The Effects of Open-Space versus Traditional, Self-Contained Classrooms on the Auditory Selective Attending Skills of Elementary School Children The effects of the open-space classroom and the traditional, self-contained classroom on the auditory selective attending skills of elementary school children were studied. Thirty-eight fourth-grade children, 19 from each setting, were given the Flowers Auditory Test of Selective Attention. The test required increasingly more sophisticated auditory watchkeeping skills over longer ... Research Article
Research Article  |   July 01, 1982
The Effects of Open-Space versus Traditional, Self-Contained Classrooms on the Auditory Selective Attending Skills of Elementary School Children
 
Author Notes
  • Debra Louise Barnett is a Language, Speech, and Hearing Specialist with the Santee School District, Santee, CA. Alan C. Nichols is Acting Chairman, Department of Communicative Disorders, San Diego State University. Darlene Geer Gould is Assistant Professor and Clinic Coordinator, Department of Communicative Disorders, San Diego State University, San Diego, CA 92182; requests for reprints may be sent to her there.
    Debra Louise Barnett is a Language, Speech, and Hearing Specialist with the Santee School District, Santee, CA. Alan C. Nichols is Acting Chairman, Department of Communicative Disorders, San Diego State University. Darlene Geer Gould is Assistant Professor and Clinic Coordinator, Department of Communicative Disorders, San Diego State University, San Diego, CA 92182; requests for reprints may be sent to her there.×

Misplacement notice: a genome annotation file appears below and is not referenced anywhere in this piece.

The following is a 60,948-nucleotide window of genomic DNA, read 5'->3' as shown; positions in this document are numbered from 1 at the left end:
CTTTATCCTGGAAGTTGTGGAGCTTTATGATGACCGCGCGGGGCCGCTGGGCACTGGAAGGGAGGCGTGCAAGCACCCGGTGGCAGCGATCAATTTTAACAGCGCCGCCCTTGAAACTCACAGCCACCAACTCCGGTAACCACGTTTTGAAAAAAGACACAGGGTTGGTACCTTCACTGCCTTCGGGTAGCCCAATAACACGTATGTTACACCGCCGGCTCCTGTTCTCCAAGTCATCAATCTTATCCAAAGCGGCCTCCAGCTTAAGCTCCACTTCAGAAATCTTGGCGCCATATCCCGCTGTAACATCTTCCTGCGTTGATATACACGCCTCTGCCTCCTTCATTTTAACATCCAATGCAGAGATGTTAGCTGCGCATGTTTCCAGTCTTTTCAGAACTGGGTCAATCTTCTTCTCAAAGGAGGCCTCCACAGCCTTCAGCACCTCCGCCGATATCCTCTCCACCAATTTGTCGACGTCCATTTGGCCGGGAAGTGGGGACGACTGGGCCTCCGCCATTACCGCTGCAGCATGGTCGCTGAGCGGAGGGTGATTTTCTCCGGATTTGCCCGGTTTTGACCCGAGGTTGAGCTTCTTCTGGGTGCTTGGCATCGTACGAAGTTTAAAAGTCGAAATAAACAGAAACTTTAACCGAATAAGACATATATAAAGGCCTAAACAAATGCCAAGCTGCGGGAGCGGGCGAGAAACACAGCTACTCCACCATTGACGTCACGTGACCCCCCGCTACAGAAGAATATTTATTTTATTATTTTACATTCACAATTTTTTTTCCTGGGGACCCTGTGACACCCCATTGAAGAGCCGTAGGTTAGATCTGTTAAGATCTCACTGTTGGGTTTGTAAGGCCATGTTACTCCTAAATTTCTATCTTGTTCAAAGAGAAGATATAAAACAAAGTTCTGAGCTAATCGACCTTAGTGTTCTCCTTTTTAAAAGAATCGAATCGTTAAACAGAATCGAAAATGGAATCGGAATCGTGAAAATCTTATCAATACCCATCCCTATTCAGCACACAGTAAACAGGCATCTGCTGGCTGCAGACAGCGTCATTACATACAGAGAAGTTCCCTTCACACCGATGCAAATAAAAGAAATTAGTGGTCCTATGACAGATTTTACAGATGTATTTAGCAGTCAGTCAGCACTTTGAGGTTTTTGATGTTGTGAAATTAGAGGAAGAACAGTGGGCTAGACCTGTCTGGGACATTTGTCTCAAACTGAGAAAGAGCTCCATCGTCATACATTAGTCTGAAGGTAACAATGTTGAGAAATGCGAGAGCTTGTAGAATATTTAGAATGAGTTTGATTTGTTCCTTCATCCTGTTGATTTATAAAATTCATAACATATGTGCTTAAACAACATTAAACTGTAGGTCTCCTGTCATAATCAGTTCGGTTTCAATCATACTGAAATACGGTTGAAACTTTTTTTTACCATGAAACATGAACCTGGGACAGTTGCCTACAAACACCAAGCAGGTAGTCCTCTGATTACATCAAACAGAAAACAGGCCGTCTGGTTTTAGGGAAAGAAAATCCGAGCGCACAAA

Article Information
Research Articles
Research Article   |   July 01, 1982
The Effects of Open-Space versus Traditional, Self-Contained Classrooms on the Auditory Selective Attending Skills of Elementary School Children
Language, Speech, and Hearing Services in Schools, July 1982, Vol. 13, 138-143. doi:10.1044/0161-1461.1303.138
History: Received August 22, 1980 , Accepted April 7, 1981
 
Language, Speech, and Hearing Services in Schools, July 1982, Vol. 13, 138-143. doi:10.1044/0161-1461.1303.138
History: Received August 22, 1980; Accepted April 7, 1981

The effects of the open-space classroom and the traditional, self-contained classroom on the auditory selective attending skills of elementary school children were studied. Thirty-eight fourth-grade children, 19 from each setting, were given the Flowers Auditory Test of Selective Attention. The test required increasingly more sophisticated auditory watchkeeping skills over longer periods of time. Results indicated that children from the open-space classrooms achieved significantly higher scores on the FATSA than did children from the traditional classrooms. It was concluded, based upon the results of this study, that children who are exposed to varying and unpredictable auditory distractions in their classroom environments are better able to perform on a task requiring auditory vigilance skills in the presence of distracting background noise.

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